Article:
The shooting of one of Arizona’s iconic Salt River wild horses is being investigated by deputies in Maricopa County.
The horse named Dotty was found dead in Tonto National Forest on the morning of October 1.
The Salt River horses made headlines in August over plans by US Forest Service Officials to muster the horses and sell them at auction.
The horses, which have lived in the area for nearly a century and can regularly be seen wading into the river to graze on the aquatic grasses, are not protected under the Wild and Free-Roaming Horses and Burros Act, which applies only to mustangs living in formally recognized management areas.
A huge campaign in the US driven through social media to save the 100 or so horses swayed the agency to reconsider its position. The Salt River Wild Horse Management Group, which drove the campaign, is currently lobbying for the permanent protection of this herd.
The group’s president, Simone Netherlands, appealed for anyone with information about the circumstances surrounding the death of the 12-year old mare to contact authorities.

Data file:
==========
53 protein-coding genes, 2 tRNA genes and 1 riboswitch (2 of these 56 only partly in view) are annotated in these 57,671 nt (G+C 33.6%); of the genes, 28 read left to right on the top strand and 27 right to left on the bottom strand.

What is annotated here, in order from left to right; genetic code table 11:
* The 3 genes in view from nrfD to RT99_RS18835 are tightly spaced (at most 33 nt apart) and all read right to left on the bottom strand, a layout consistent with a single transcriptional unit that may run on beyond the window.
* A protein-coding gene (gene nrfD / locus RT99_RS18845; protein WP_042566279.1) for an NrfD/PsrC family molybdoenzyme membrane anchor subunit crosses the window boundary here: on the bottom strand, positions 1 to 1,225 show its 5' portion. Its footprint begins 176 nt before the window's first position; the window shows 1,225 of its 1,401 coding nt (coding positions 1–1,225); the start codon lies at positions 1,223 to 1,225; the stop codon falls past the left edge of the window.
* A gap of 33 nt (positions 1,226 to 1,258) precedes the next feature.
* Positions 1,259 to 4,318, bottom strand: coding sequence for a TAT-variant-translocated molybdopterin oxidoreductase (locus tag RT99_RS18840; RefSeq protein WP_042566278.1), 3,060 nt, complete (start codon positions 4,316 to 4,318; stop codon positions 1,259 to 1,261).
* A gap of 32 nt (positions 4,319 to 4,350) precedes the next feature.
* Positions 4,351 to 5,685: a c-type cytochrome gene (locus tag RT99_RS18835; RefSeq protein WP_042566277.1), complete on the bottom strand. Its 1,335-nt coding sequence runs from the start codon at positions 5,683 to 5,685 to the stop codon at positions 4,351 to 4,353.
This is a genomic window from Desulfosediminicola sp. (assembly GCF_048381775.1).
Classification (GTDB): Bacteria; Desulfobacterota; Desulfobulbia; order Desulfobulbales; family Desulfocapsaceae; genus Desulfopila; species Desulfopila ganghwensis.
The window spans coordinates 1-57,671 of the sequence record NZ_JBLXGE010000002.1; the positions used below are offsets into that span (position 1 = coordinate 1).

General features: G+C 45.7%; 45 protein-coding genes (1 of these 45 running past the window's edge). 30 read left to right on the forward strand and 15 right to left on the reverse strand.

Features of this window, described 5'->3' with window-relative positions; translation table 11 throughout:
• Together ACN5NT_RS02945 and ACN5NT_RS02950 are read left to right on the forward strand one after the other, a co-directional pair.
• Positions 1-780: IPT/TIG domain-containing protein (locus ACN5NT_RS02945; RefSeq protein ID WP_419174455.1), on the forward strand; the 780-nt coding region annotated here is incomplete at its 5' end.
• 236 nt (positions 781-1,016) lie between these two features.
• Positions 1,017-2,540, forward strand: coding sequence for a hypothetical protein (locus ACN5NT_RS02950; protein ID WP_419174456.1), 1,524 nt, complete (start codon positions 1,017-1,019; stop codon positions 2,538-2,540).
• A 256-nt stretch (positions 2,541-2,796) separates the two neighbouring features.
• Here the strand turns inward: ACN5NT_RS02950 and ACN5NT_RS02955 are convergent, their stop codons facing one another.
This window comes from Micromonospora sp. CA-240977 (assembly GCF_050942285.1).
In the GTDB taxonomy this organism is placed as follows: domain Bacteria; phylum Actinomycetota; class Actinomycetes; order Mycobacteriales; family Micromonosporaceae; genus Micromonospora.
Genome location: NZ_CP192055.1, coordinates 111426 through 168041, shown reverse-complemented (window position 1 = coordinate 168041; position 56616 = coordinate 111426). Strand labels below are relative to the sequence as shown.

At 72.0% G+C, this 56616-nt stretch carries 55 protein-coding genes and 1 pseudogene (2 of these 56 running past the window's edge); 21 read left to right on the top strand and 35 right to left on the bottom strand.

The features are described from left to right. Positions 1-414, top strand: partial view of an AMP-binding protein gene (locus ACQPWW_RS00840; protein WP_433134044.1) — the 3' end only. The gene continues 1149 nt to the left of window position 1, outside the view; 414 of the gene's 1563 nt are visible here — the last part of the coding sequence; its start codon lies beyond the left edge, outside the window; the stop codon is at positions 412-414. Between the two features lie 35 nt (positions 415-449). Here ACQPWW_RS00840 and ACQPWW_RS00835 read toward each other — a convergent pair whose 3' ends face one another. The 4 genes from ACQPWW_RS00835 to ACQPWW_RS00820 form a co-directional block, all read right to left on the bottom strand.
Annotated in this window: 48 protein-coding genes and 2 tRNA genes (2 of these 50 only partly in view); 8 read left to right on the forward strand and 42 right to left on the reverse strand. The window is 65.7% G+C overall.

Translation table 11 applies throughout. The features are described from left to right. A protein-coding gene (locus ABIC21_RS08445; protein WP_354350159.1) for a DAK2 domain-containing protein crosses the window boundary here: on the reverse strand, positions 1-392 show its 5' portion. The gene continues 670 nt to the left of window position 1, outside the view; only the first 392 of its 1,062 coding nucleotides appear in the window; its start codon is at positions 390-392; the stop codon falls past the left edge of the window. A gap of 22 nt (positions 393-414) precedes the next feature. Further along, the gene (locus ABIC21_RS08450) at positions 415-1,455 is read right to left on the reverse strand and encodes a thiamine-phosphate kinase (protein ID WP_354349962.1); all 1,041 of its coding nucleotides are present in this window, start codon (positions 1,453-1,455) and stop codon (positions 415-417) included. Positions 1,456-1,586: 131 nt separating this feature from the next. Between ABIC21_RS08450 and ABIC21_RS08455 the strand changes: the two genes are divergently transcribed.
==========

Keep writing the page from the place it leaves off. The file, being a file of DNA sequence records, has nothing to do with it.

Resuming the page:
Dotty was found dead in the river, near the Coon Bluff parking area. She appeared to have been shot in the head and possibly her shoulder. She was last seen unharmed on September 30.
A horse was killed last year in practically the same location from gunshots to the chest, the group said. Two other horses survived gunshot wounds last year and are still alive today.
“The exact details surrounding the death of this beautiful mare have not yet been determined,” Netherlands said.
“It is very disturbing that there may be someone out there with cruel intent, and we are committed to finding out what happened to Dotty.”
Maricopa County Sheriff’s Office initially believed Dotty had not been shot, but it now believes she was struck with a small caliber bullet. The case is being investigated by the sheriff’s animal cruelty divison.